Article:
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Five Things From A Defeat To Millwall Bereft Of Attacking Quality

Bobbins picks apart a poor home defeat to Millwall in which Reading came up short offensively and tactically, with the gaffer not covering himself in glory with his comments either.

Reading v Millwall - Sky Bet Championship - Select Car Leasing Stadium Photo by Yui Mok/PA Images via Getty Images


Ugh. The latest edition of dire performances led to defeat against play-off hopefuls Millwall. In truth, it was just a terrible game of football. If Millwall have managed to scrape into the play-off positions with that brand of football then it gives us hope for the future. They weren’t brilliant by any stretch but it was enough to put the game to beyond the dreadfully poor Royals.

This is simply because we didn’t have a single shot on target. Not a sniff. Fans have hoped and prayed that we could steal a win from somewhere to resist the tide of defeats, but Reading succumbed to their third loss on the spin and without scoring, or even looking like doing so.

Lest we talk about the performance of the officials. 29 fouls was the most awarded in the division and it was no surprise when the referee was visibly edging to give a free-kick at every opportunity. However, he wasn’t helped by the opposition feigning a head injury any time we had won the ball from a 50/50. However, this is splitting hairs: we wouldn’t have done anything with it, regardless.

This latest run of paucity now has delivered just three wins in 10, 10 wins in 30. It all stacks up. The struggle for points is very much a concern; a shock to the system is required.


But shocked we were when manager Paul Ince rolled out the same starting XI that couldn’t lay a glove on promotion chasers Sheffield United. Same players, same formation, same result.

This is the crux of the problem (well, one of the many problems). The tactical nous is negligible. Why play with two strikers when there’s no design in servicing them? Why can we not utilise one of the best headers of the ball in the last decade in more threatening areas other than a tool to flick the ball on to nobody? Why play wing-backs when they don’t cross the ball?

The general level of play is such a turn-off to watch. It’s not even a passing facsimile of the tiresome play under Jaap Stam which was just to keep the ball, regardless of intent. Passes now are made just because, not because they’ll lead to us stretching the play. The Neanderthal tactic of chucking it up to the big man is truly non-league level.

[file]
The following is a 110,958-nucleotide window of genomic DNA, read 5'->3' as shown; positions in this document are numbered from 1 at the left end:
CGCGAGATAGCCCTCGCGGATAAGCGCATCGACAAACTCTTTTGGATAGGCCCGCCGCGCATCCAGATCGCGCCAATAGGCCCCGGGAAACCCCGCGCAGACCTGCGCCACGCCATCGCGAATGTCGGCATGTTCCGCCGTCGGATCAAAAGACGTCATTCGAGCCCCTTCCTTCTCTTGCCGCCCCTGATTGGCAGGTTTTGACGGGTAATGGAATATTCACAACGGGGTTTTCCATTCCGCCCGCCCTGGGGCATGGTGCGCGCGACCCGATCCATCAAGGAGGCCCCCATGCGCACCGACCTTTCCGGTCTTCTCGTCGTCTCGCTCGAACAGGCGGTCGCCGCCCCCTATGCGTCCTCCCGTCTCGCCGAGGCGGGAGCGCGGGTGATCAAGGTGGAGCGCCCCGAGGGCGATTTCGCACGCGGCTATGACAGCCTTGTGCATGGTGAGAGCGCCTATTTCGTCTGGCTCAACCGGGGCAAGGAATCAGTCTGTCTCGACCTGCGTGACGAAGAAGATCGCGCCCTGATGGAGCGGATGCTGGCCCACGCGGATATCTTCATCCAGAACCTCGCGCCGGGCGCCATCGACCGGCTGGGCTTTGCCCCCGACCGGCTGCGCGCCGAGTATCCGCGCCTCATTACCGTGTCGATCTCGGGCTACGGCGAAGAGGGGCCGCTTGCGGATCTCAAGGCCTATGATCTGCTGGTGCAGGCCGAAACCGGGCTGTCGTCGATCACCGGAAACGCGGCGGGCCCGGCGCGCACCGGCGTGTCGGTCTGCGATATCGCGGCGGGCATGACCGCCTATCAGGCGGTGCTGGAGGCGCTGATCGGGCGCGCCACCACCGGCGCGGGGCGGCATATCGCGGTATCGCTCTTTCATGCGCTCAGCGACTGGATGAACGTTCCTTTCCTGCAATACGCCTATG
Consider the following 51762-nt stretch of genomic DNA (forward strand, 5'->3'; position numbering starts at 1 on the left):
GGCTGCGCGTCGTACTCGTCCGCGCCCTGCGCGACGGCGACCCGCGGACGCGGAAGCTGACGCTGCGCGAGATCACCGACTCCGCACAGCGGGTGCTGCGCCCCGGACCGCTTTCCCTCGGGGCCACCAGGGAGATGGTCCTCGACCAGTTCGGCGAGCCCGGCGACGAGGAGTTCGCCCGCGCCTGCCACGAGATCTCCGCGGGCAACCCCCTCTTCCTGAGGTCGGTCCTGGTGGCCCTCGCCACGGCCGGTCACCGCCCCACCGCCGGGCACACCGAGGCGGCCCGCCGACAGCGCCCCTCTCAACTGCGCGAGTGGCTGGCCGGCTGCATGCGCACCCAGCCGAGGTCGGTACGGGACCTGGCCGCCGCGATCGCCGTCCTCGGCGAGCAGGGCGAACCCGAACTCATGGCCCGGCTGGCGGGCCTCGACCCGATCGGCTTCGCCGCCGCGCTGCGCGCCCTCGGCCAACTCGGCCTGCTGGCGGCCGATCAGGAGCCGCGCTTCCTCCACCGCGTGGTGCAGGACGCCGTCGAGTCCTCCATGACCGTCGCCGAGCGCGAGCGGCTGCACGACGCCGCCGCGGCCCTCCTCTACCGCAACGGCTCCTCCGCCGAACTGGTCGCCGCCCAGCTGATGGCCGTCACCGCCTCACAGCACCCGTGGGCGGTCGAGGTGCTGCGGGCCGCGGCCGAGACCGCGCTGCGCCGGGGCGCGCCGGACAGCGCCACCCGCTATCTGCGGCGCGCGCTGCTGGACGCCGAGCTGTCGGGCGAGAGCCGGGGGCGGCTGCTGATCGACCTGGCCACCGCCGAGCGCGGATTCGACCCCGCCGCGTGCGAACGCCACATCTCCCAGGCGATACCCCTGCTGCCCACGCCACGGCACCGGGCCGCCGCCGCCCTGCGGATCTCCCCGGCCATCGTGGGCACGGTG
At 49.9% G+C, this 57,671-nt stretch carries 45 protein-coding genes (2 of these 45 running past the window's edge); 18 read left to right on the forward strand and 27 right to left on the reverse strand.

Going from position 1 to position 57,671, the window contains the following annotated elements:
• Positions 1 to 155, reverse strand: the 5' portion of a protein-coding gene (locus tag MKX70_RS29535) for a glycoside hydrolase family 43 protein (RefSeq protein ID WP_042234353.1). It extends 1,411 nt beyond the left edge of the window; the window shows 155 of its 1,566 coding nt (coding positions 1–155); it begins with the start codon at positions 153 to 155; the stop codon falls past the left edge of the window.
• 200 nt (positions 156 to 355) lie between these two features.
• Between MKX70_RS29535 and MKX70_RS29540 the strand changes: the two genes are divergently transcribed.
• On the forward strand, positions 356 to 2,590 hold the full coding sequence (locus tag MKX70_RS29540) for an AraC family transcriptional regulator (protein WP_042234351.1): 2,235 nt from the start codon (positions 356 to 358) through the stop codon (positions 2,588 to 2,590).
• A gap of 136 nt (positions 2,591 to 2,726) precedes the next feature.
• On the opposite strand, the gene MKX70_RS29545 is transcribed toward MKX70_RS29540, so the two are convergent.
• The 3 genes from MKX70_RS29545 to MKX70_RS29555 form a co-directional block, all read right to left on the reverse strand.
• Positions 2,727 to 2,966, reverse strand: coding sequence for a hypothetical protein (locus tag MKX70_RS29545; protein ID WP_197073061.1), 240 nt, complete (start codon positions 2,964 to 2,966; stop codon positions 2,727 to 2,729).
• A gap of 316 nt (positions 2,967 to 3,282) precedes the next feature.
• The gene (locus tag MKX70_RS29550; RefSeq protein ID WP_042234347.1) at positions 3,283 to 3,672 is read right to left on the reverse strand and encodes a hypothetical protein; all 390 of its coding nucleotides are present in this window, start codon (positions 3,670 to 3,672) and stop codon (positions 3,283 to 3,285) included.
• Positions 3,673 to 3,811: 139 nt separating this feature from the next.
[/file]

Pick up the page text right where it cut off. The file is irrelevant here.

We looked so much livelier when we played with four at the back briefly when Yakou Meite was fit. But Ince hasn’t sought to replicate that even without him. He’d rather spoil his way to not lose a game rather than trying to find ways to win it. When we invariably go a goal behind, our record of turning that into a victory is low. So, why not try to attack (semi) intelligently from the start?


Ince has rarely covered himself in glory with his post-match interviews, but he sank to a new low when citing that our “bench ain’t good enough”. A bench that contains Femi Azeez, Cesare Casadei, Liam Moore and Lucas Joao isn’t good enough? Really?! This is where more credibility with the manager is lost.

Joao has been a leading goalscorer for us and is, by far, the most skilful player we have. We should be designing our play around him, not throwing him on to pick up scant scraps. Azeez laid on two assists not that long ago and Casadei - Ince signed the lad himself! And Liam Moore, regardless of club stature, is a very capable defender and knows how to organise a defence. He’s not fit for the scrapheap!

Get under that bus, lads, you’re good for glue. How these types of quotes can be any good for morale or togetherness is baffling. When we need words of wisdom and professionalism, we get snide swipes at established pros and young players who need encouragement. Is it any wonder that Ince can’t get a tune out of them when he slays them all so publicly?

The lack of accountability from Ince is truly astounding. Either the players can’t do it or they make basic errors. Then why not try to coach them to not make so many errors? Why not coach them to be better footballers. Are they not coach-able? Are they all the finished article who can’t adapt to new instructions? Of course not.


Ahead is another long trip north and we’re not very good at those. Losing against Blackburn Rovers is almost a certainty: they’re in decent form despite losing their last fixture against Stoke City. They won’t have to do an awful lot to stick a few past a Reading defence that will no doubt be changed again.

With injuries to Andy Yiadom and Scott Dann, returns for Amadou Mbengue and Liam Moore are highly likely. But who knows, this might actually turn out to be for the better. It can’t really get much worse, can it?

Beyond that, we have the final home game before the international break against Hull City. They’re not in great form, but have markedly improved under former Royal Liam Rosenior. But we’d all take a scruffy 1-0 if offered for either of the games. We fully expect it won’t be achieved, mind you.


The good news, if there were any to be found, was that all the sides in the bottom three lost, again. With the latest trance of EFL deductions looming, possibly arriving before the international break, this would place us in 21st position and six points above the trap door. Those teams - Wigan Athletic, Blackpool and Huddersfield Town - have only managed two wins between them in 18 games! Long may that continue.

For the Royals, we have to pick up points from somewhere, anywhere and soon.